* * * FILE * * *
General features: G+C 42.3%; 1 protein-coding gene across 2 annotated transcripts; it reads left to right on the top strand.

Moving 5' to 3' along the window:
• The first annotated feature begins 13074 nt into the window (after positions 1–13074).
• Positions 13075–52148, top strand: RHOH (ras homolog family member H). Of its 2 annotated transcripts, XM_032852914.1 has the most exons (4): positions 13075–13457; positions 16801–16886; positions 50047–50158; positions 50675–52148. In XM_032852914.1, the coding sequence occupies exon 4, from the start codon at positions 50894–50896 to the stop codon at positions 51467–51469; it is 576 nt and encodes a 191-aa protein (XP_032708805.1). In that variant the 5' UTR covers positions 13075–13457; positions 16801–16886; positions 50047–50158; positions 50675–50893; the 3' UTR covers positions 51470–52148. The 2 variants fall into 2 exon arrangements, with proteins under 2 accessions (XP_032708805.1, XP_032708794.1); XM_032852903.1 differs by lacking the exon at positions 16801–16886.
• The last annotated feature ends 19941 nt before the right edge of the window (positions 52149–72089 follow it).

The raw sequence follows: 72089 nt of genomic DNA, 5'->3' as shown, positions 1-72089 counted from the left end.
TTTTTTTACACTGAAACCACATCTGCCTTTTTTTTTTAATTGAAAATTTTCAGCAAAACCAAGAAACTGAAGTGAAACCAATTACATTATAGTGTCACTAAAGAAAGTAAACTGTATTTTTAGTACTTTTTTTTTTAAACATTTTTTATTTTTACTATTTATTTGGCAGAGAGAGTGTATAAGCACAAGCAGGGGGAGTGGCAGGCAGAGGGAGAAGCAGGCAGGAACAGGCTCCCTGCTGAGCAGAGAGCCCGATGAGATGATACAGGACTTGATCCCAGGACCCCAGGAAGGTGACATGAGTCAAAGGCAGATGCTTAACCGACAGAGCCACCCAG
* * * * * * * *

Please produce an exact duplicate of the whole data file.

General features: G+C 42.3%; 1 protein-coding gene across 2 annotated transcripts; it reads left to right on the top strand.

Moving 5' to 3' along the window:
• The first annotated feature begins 13074 nt into the window (after positions 1–13074).
• Positions 13075–52148, top strand: RHOH (ras homolog family member H). Of its 2 annotated transcripts, XM_032852914.1 has the most exons (4): positions 13075–13457; positions 16801–16886; positions 50047–50158; positions 50675–52148. In XM_032852914.1, the coding sequence occupies exon 4, from the start codon at positions 50894–50896 to the stop codon at positions 51467–51469; it is 576 nt and encodes a 191-aa protein (XP_032708805.1). In that variant the 5' UTR covers positions 13075–13457; positions 16801–16886; positions 50047–50158; positions 50675–50893; the 3' UTR covers positions 51470–52148. The 2 variants fall into 2 exon arrangements, with proteins under 2 accessions (XP_032708805.1, XP_032708794.1); XM_032852903.1 differs by lacking the exon at positions 16801–16886.
• The last annotated feature ends 19941 nt before the right edge of the window (positions 52149–72089 follow it).

The raw sequence follows: 72089 nt of genomic DNA, 5'->3' as shown, positions 1-72089 counted from the left end.
TTTTTTTACACTGAAACCACATCTGCCTTTTTTTTTTAATTGAAAATTTTCAGCAAAACCAAGAAACTGAAGTGAAACCAATTACATTATAGTGTCACTAAAGAAAGTAAACTGTATTTTTAGTACTTTTTTTTTTAAACATTTTTTATTTTTACTATTTATTTGGCAGAGAGAGTGTATAAGCACAAGCAGGGGGAGTGGCAGGCAGAGGGAGAAGCAGGCAGGAACAGGCTCCCTGCTGAGCAGAGAGCCCGATGAGATGATACAGGACTTGATCCCAGGACCCCAGGAAGGTGACATGAGTCAAAGGCAGATGCTTAACCGACAGAGCCACCCAG